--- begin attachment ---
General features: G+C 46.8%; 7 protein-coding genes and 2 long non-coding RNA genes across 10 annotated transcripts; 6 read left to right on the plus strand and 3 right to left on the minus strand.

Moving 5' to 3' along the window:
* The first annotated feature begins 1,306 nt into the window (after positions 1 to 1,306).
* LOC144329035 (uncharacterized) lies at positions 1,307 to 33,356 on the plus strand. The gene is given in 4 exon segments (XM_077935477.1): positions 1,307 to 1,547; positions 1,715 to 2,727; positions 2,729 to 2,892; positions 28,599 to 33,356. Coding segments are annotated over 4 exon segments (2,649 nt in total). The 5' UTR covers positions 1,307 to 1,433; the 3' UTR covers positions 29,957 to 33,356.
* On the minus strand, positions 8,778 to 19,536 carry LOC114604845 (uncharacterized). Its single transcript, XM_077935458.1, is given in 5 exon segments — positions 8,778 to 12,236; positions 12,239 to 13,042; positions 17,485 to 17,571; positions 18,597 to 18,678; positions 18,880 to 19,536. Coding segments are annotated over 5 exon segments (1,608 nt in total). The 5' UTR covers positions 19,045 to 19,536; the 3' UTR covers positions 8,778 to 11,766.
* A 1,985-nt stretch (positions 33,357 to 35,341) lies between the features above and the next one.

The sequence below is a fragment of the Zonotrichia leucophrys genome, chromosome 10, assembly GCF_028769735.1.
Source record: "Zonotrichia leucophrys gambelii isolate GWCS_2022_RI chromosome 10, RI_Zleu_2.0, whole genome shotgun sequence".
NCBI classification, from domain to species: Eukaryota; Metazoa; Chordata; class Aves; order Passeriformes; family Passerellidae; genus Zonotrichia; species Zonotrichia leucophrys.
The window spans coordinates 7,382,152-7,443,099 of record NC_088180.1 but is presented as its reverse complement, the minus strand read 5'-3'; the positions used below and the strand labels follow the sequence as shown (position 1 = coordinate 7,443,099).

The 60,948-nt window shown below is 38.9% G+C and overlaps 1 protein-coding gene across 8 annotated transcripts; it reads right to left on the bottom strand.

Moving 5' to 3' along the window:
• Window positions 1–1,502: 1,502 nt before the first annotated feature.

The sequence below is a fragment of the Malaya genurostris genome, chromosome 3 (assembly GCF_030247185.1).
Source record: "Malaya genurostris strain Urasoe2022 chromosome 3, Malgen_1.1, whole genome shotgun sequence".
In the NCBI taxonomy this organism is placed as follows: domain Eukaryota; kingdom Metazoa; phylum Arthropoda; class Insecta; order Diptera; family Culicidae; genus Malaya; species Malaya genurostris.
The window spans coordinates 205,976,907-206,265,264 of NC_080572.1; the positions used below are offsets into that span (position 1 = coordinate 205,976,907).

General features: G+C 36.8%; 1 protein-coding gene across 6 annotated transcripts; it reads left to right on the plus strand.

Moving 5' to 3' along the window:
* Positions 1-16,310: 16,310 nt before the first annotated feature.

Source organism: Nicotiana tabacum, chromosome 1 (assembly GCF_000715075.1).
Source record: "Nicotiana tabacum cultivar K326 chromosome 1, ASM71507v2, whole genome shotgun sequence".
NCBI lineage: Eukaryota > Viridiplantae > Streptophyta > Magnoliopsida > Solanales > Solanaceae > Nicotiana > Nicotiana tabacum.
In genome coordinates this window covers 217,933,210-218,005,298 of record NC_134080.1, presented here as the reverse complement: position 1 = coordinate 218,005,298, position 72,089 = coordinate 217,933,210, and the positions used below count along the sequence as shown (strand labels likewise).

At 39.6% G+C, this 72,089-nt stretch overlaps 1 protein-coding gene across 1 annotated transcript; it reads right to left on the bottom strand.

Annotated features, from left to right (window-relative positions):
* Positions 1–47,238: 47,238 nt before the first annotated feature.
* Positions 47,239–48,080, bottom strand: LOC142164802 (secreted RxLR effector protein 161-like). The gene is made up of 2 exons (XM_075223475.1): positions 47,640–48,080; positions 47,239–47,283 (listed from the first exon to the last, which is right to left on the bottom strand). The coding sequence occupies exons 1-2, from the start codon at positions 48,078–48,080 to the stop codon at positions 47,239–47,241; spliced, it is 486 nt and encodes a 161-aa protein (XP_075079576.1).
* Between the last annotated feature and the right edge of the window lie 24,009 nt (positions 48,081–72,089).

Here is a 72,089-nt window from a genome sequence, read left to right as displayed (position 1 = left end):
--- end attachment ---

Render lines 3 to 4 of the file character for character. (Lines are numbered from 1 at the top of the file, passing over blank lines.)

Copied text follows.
* The first annotated feature begins 1,306 nt into the window (after positions 1 to 1,306).
* LOC144329035 (uncharacterized) lies at positions 1,307 to 33,356 on the plus strand. The gene is given in 4 exon segments (XM_077935477.1): positions 1,307 to 1,547; positions 1,715 to 2,727; positions 2,729 to 2,892; positions 28,599 to 33,356. Coding segments are annotated over 4 exon segments (2,649 nt in total). The 5' UTR covers positions 1,307 to 1,433; the 3' UTR covers positions 29,957 to 33,356.